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7 responses to “What is the Sound of One Cloud Thunderclapping?”

  1. Randy Bias

    Hi Bob,

    Thanks for the great response. Just wanted to clarify a few points. First, I’m not arguing that EC2 is not a cloud because Amazon doesn’t get elasticity from it. My argument is that elasticity is essential a benefit of cloud computing customers, not cloud computing in and of itself. As someone who has looked closely at 5-10 IaaS clouds, where by ‘closely’ I mean done deep technical and business due diligence, I can tell you that none of these infrastructures are ‘elastic’ internally.

    In fact, most of public IaaS clouds *must* run at 70-80% capacity for the business models to work out properly. That means that they are rather inelastic to be certain. There is certainly no doubt that Amazon customers derive tremendous benefits from elasticity and in fact, most new cloud-based applications depend specifically on this benefit. But is that cloud computing? Or is it just cloud applications consuming cloud computing?

    I think about it sometimes like I would electrical power. Specifically electrical power from to a factory. IaaS is the feed from grid, PaaS is the electrical power distribution system within the factory and SaaS/CloudApps are the end systems inside the factory (computers, robotics, machinery) that consume the electricity.

    Again, thanks for the response. I can appreciate your particular viewpoint here.



  2. Bob Warfield

    Randy, I’m glad you brought up the electrical power analogy.

    Once upon a time, everyone generated their own electrical power on site, where the power was to be consumed. There was no elasticity available, and no grid.

    We learned pretty quickly what the shortcomings of that model were.

    So it is with Cloud Computing. Clouds without elasticity may as well be the old model where the electricity is generated where it is to be consumed. Again, no elasticity. It makes no sense to call that a Cloud, unless you’re just pushing it as hype.

    You haven’t made a believer out of me.



  3. What is the Sound of One Cloud Thunderclapping? | Digital Asset Management

    […] What is the Sound of One Cloud Thunderclapping?. […]

  4. Walter Adamson

    OK I see what Randy is driving at, I hope. That’s just from reading this post which I found fascinating so thank you both. To the supplier it is not elastic it is simply a bandwidth management and capacity management/utilization problem, over fixed assets or a “sunk cost”. Unless they are in a grid to a 3rd party cloud provider. To the consumer it is elastic. To the provider it is about capital and risk management, and the consumer about economies and responsiveness, sort of….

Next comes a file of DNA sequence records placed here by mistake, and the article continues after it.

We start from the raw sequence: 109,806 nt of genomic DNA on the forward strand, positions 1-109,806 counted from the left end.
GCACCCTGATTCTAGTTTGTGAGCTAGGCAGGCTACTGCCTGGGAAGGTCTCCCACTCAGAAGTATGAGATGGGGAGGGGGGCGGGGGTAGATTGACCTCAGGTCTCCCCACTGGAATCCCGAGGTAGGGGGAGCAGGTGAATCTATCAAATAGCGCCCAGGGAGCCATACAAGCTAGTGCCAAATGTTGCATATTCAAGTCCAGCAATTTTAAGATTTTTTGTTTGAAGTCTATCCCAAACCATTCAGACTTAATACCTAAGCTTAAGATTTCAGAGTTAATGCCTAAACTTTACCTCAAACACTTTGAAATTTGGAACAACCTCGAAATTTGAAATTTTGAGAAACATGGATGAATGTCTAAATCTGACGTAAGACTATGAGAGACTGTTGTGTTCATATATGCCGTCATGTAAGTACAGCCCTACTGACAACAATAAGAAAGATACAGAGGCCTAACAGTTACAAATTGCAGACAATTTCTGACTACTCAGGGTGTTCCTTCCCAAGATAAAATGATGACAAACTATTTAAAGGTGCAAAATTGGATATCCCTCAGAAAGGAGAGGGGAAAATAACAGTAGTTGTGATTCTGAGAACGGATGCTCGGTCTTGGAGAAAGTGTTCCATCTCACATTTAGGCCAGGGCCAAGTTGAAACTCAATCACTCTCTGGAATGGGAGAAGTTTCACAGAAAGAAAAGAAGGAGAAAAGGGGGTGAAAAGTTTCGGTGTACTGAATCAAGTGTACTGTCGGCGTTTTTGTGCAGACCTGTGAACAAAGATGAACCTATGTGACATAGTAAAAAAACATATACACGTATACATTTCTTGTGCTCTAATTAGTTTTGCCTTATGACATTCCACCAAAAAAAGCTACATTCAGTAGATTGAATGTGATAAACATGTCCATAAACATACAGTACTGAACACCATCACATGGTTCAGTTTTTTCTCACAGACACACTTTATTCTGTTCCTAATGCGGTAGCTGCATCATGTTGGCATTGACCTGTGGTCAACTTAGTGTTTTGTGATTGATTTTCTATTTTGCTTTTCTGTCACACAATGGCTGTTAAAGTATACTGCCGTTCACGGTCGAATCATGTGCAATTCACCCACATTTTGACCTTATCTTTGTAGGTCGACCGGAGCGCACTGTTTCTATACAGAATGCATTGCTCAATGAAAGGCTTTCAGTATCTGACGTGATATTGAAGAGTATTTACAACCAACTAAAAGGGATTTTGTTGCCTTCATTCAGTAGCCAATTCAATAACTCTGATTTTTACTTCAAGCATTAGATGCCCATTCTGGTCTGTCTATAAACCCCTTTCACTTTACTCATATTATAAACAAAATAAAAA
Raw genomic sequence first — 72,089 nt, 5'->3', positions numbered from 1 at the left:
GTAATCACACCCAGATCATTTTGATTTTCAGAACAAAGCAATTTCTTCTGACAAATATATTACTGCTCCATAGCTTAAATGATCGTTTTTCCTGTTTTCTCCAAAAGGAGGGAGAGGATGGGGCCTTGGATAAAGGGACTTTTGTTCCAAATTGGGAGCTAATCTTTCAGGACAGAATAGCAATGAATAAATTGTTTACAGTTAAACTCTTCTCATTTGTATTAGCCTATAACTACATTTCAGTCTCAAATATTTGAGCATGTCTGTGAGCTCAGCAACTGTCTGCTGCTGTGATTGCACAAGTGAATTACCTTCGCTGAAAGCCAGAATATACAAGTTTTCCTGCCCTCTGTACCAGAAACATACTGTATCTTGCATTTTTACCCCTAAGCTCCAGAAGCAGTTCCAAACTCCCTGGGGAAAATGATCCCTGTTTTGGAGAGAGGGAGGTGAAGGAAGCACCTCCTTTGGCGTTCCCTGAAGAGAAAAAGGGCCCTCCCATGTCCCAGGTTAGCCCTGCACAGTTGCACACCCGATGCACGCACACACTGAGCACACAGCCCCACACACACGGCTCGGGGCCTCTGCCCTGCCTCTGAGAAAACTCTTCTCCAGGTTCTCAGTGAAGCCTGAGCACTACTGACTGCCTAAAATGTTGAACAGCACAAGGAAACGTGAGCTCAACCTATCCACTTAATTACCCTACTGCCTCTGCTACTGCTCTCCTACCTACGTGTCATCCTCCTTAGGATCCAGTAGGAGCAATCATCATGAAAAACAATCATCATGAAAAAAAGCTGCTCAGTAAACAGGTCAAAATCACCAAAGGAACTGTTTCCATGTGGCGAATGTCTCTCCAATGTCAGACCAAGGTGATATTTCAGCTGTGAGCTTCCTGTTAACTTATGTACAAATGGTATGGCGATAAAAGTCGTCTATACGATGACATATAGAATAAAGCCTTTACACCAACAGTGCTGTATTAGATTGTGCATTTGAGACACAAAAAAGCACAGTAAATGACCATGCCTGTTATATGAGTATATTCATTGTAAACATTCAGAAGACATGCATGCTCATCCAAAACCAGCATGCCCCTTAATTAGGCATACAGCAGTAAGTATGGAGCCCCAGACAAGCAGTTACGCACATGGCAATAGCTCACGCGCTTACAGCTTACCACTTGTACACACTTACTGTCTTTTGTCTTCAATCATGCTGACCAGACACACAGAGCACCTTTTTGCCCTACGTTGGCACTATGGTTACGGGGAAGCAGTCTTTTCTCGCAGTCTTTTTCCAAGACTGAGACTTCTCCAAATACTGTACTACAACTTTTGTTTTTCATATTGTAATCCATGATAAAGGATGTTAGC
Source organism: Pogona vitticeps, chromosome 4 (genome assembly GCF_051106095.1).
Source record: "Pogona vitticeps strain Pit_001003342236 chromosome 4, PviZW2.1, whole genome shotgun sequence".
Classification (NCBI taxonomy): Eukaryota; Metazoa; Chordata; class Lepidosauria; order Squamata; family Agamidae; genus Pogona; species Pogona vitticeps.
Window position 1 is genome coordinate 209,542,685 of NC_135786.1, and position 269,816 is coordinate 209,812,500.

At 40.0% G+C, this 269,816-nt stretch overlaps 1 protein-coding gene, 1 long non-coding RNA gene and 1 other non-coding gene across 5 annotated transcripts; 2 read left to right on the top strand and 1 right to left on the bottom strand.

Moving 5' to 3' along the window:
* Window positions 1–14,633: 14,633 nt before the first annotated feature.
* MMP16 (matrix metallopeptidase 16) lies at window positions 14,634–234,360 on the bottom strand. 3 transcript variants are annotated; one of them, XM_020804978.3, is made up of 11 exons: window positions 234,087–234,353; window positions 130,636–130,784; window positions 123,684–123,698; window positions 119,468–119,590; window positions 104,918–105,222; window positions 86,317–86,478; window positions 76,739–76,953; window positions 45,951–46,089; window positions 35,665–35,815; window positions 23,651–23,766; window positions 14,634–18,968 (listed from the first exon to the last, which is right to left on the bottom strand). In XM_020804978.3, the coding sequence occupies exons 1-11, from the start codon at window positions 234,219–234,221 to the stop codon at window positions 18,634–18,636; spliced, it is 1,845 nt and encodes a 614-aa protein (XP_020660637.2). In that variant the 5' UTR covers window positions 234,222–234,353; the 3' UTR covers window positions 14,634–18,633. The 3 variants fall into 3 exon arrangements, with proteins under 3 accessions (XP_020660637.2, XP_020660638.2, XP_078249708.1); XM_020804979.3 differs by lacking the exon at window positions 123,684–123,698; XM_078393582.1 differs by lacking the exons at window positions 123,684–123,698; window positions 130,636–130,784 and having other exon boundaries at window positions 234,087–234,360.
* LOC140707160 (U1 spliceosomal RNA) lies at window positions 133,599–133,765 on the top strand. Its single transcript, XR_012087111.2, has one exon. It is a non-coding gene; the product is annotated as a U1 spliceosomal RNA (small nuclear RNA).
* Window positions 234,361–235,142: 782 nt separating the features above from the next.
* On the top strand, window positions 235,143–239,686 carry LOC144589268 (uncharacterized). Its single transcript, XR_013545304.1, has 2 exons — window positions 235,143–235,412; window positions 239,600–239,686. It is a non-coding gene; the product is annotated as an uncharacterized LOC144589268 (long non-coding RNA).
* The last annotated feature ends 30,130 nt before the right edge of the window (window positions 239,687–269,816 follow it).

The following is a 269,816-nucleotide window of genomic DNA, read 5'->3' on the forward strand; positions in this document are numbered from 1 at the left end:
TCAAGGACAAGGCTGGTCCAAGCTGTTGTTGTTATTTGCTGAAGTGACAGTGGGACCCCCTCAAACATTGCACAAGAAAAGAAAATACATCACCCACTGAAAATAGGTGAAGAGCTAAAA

Walter Adamson @g2m

  5. Randy Bias


    Walter Adamson is correct. My point is that the cloud itself is inelastic, not the usage. A 10 MW power plant is a 10MW power plant. Elasticity is a benefit that emerges when 1) there is an abundance of a commodity resource and 2) the resource is tied into a distribution system that allows easy access.

    Your example shows this. It turns out that it’s the combination of “cheap” *and* “easy to get” that turns any kind of business tech/infra into something that be a ‘utility.’ The side effect and a key benefit for customers of this change is elasticity. But there isn’t anything fundamental to electricity or a power plant that is elastic.

    As Walter Adamson says, for the provider(s) it’s a capacity management problem.



  6. Phil Wainewright

    “The side effect and a key benefit for customers of this change is elasticity. But there isn’t anything fundamental to electricity or a power plant that is elastic.”

    – except its business model.

    But surely the context in which the output is delivered is part of the definition?

    Or are we going to say things like, “there isn’t anything fundamental to currency that is spendable;” or “there isn’t anything fundamental to a hot dinner that is edible” ??

    I too agree with Walter Adamson, and if Randy wants to define cloud computing in strictly technology terms with no reference to the context in which it’s consumed, then I guess I agree with him too. I think he makes a useful point but it seems rather academic.

  7. Bob Warfield

    Phil, this discussion is about the critical difference between a technology/product and a service. As you say, the context of consumption matters. It matters a lot.

    When people say they are delivering “X” as a Service, there frequently is not a good understanding of the real difference between “X” as a Service and “X” as a product or technology.

    Delving into that difference, both as it applies to this specific blog topic as well as how it applies to almost every “X” as a Service discussion, will be a topic for another Smoothspan blog post before too long!